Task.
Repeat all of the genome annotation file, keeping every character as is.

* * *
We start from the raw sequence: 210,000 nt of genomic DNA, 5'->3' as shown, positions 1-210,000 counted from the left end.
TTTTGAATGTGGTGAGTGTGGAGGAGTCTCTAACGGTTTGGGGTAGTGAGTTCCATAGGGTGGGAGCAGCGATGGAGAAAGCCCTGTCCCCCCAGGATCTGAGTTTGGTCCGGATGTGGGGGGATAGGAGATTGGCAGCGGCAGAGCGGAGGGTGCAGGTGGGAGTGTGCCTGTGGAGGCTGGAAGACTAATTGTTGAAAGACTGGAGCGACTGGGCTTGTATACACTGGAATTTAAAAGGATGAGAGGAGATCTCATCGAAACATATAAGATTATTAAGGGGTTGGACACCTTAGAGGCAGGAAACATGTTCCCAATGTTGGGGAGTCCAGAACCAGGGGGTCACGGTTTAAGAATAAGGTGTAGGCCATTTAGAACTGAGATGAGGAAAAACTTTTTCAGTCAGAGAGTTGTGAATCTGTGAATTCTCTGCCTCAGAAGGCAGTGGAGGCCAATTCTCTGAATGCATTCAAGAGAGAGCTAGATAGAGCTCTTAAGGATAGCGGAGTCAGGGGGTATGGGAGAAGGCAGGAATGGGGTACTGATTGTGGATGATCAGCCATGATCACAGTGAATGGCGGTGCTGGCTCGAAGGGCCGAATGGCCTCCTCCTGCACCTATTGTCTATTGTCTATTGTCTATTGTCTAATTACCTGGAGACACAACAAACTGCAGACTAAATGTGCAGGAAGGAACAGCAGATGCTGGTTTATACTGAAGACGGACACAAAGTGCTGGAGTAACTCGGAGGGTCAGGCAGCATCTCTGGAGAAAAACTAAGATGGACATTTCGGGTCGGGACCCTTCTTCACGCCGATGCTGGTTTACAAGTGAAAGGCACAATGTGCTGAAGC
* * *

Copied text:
We start from the raw sequence: 210,000 nt of genomic DNA, 5'->3' as shown, positions 1-210,000 counted from the left end.
TTTTGAATGTGGTGAGTGTGGAGGAGTCTCTAACGGTTTGGGGTAGTGAGTTCCATAGGGTGGGAGCAGCGATGGAGAAAGCCCTGTCCCCCCAGGATCTGAGTTTGGTCCGGATGTGGGGGGATAGGAGATTGGCAGCGGCAGAGCGGAGGGTGCAGGTGGGAGTGTGCCTGTGGAGGCTGGAAGACTAATTGTTGAAAGACTGGAGCGACTGGGCTTGTATACACTGGAATTTAAAAGGATGAGAGGAGATCTCATCGAAACATATAAGATTATTAAGGGGTTGGACACCTTAGAGGCAGGAAACATGTTCCCAATGTTGGGGAGTCCAGAACCAGGGGGTCACGGTTTAAGAATAAGGTGTAGGCCATTTAGAACTGAGATGAGGAAAAACTTTTTCAGTCAGAGAGTTGTGAATCTGTGAATTCTCTGCCTCAGAAGGCAGTGGAGGCCAATTCTCTGAATGCATTCAAGAGAGAGCTAGATAGAGCTCTTAAGGATAGCGGAGTCAGGGGGTATGGGAGAAGGCAGGAATGGGGTACTGATTGTGGATGATCAGCCATGATCACAGTGAATGGCGGTGCTGGCTCGAAGGGCCGAATGGCCTCCTCCTGCACCTATTGTCTATTGTCTATTGTCTATTGTCTAATTACCTGGAGACACAACAAACTGCAGACTAAATGTGCAGGAAGGAACAGCAGATGCTGGTTTATACTGAAGACGGACACAAAGTGCTGGAGTAACTCGGAGGGTCAGGCAGCATCTCTGGAGAAAAACTAAGATGGACATTTCGGGTCGGGACCCTTCTTCACGCCGATGCTGGTTTACAAGTGAAAGGCACAATGTGCTGAAGC